Hayakawa attributed the absence of the carbonyl group peak for lipids in the FTIR spectra of the adhesives joining the scrolls, to the difference in the contents of soybean and lipid in modern times, or the degradation of the lipids over time(Hayakawa, 2014). Furthermore, Ohashi et al. reported that when soybean adhesive is deteriorated by accelerated ageing in a high temperature and high humidity environment (80℃, 65%) over a long period of time, the strength of the carbonyl group peak(1744 cm-1) of lipids in the soybean adhesive decreases. They argued that the peak could have combined with the Amide I peak and disappeared, because carbonyl compounds such as aldehyde and carboxylic acid were increasingly formed in the low-wavelength region (1680∼1740 cm-1)(Ohashi et al., 2016). Under the aforementioned conditions of accelerated aging, the carbonyl group peak(1744 cm-1) for lipids decreases and disappears in the widening Amide I peak at 1641 cm-1, as suggested by Ohashi et al.(2016)(Figure 11a, b, c). In the 2nd derivative specta, the carbonyl group peak for lipids(1745 cm-1) weakens, and that of a new carbonyl compound appears at 1718 cm-1, which is a product of the high temperature and high humidity deterioration(Figure 11e, f, g). However, in the 2nd derivative spectrrum of the adhesives joining Buddhist scripture scrolls from the Goryeo Dynasty, the carbonyl group peak for lipids(1745 cm-1) and that of the carbonyl compound(1718 cm-1) are not observed at all (Figure 11h). This indicates that the carbonyl group peak for lipids does not disappear by deterioration over time. Thus, it can be concluded that the adhesives joining Buddhist scripture scrolls from the Goryeo Dynasty were not prepared directly from soybean, but were produced from materials like soybean cake which remains after the oil has been completely squeezed out from soybeans.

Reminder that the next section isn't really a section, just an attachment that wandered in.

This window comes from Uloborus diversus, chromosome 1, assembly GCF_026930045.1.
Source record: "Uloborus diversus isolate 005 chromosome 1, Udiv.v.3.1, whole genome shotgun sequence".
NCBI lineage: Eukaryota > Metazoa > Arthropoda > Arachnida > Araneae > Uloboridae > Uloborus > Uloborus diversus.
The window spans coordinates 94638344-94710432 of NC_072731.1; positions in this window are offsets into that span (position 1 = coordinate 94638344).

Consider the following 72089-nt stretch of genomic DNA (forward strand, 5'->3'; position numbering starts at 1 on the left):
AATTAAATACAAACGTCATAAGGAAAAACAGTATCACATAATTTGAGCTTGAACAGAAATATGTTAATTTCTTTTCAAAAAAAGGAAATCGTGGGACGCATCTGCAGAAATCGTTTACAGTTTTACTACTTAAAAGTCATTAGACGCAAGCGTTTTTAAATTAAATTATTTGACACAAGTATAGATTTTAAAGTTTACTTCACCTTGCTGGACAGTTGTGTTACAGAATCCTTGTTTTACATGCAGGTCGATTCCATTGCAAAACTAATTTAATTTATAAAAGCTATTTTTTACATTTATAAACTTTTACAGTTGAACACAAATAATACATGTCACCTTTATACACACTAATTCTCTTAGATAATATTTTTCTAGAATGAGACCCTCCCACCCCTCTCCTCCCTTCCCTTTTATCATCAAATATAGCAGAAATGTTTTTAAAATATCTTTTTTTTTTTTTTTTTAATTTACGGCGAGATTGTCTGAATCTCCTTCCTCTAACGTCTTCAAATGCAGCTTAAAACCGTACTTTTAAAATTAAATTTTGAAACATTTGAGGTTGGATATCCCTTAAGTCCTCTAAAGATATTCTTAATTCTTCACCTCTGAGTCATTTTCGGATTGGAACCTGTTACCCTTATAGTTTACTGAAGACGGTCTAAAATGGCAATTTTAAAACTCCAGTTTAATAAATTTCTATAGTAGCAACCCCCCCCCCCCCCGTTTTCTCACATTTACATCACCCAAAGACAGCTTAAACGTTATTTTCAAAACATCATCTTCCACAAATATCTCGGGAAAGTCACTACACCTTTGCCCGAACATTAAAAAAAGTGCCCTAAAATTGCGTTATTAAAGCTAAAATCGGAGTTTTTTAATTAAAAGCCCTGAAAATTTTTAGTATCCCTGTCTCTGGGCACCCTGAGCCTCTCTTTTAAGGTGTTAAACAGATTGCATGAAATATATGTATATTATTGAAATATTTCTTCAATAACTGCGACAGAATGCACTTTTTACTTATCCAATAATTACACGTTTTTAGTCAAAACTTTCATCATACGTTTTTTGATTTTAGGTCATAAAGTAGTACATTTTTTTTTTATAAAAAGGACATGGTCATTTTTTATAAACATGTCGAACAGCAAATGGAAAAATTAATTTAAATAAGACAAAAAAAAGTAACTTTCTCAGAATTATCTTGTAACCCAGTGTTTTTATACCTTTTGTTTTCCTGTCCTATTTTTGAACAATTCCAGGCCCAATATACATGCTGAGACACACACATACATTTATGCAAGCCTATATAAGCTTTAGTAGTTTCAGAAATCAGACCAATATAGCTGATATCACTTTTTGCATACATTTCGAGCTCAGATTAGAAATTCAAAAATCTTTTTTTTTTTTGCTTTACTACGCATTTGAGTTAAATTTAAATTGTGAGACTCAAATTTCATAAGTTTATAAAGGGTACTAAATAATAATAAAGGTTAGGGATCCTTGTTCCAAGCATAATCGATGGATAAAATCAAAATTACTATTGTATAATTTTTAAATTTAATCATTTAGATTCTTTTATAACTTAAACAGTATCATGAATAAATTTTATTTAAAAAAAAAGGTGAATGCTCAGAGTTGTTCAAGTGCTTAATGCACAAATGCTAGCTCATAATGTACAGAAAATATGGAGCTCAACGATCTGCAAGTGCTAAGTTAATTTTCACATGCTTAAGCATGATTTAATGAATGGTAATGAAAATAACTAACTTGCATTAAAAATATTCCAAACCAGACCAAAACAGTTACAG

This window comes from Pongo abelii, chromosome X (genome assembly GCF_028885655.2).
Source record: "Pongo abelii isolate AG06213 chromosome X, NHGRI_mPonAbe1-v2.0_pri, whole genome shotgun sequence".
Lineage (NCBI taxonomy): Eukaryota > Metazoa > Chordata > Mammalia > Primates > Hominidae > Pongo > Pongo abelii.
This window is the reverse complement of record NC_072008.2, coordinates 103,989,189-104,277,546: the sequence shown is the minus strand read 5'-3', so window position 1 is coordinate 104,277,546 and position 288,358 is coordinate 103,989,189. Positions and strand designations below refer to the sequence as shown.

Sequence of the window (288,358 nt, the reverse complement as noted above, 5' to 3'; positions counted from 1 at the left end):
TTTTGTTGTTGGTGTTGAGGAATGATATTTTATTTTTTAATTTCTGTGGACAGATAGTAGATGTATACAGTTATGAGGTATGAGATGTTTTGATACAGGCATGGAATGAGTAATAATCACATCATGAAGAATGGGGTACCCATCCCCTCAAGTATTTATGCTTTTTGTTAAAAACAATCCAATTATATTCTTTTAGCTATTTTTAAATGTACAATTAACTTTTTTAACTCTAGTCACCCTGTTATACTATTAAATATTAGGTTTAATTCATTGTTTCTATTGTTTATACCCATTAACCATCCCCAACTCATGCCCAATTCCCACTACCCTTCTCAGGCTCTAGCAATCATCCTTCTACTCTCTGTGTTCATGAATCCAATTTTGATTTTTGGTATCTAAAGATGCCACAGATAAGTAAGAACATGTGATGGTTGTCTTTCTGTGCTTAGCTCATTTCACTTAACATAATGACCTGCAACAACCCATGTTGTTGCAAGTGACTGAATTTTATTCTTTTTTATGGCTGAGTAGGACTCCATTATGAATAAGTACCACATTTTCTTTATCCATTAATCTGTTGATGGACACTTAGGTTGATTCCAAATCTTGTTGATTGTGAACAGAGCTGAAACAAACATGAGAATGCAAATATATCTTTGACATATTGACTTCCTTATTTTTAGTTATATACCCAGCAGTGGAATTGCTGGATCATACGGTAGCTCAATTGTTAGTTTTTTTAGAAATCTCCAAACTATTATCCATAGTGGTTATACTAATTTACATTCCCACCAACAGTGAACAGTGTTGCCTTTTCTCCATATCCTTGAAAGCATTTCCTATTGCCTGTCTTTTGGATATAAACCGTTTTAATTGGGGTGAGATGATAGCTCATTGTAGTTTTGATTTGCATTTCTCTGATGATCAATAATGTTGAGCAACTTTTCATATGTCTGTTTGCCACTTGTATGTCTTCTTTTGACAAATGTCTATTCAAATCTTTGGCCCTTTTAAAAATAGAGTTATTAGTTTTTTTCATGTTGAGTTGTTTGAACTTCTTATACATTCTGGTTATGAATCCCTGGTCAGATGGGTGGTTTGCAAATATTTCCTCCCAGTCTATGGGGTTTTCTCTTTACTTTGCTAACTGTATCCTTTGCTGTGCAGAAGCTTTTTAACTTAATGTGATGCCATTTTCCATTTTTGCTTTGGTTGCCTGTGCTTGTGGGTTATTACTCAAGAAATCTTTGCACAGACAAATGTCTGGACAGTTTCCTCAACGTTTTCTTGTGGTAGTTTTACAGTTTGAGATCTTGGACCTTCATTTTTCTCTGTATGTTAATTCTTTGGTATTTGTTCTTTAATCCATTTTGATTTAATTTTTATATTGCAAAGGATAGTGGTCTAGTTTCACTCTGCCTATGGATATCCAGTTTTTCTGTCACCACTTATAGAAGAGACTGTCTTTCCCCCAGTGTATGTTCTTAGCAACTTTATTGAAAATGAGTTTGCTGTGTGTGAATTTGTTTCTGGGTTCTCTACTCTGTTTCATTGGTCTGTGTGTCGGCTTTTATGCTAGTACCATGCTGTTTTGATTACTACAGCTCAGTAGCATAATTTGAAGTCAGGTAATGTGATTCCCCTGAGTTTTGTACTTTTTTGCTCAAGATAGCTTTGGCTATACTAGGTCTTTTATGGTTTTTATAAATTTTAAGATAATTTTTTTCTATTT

4. CONCLUSIONS

    The adhesives joining Buddhist scripture scrolls fromthe Goryeo Dynasty show different characteristics than those of wheat starch adhesive, and the literature suggests that they have been used in Japan, and to join papers of Buddhist scriptures or books. The composition of the adhesives was analyzed and the preparation method was estimated through ATR-FTIR analysis.

    The characteristic peaks of protein as well as carbohydrate were detected in the ATR-FTIR spectra of the adhesives joining the scrolls. They were not wheat starch adhesive, because the peaks for protein and carbohydrate were similar in intensity. Instead, they were assumed to be prepared from grains or beans that contain both protein and carbohydrate.

    The ATR-FTIR spectra of grains such as rice flour, glutinous rice flour, and wheat flour, and of beans such as green bean powder, showed very strong characteristic peaks of carbohydrate. However, in the spectra of soybean powder and defatted soybean powder, which have a higher protein content than carbohydrate content, the peak intensities for the protein were similar or stronger than those of carbohydrate, signifying similar characteristics as those of the adhesives joining the scrolls. Furthermore, the peak for lipids did not appear in the spectra of defatted soybean powder and defatted soybean adhesive, and the spectra matched those of the adhesives joining the scrolls.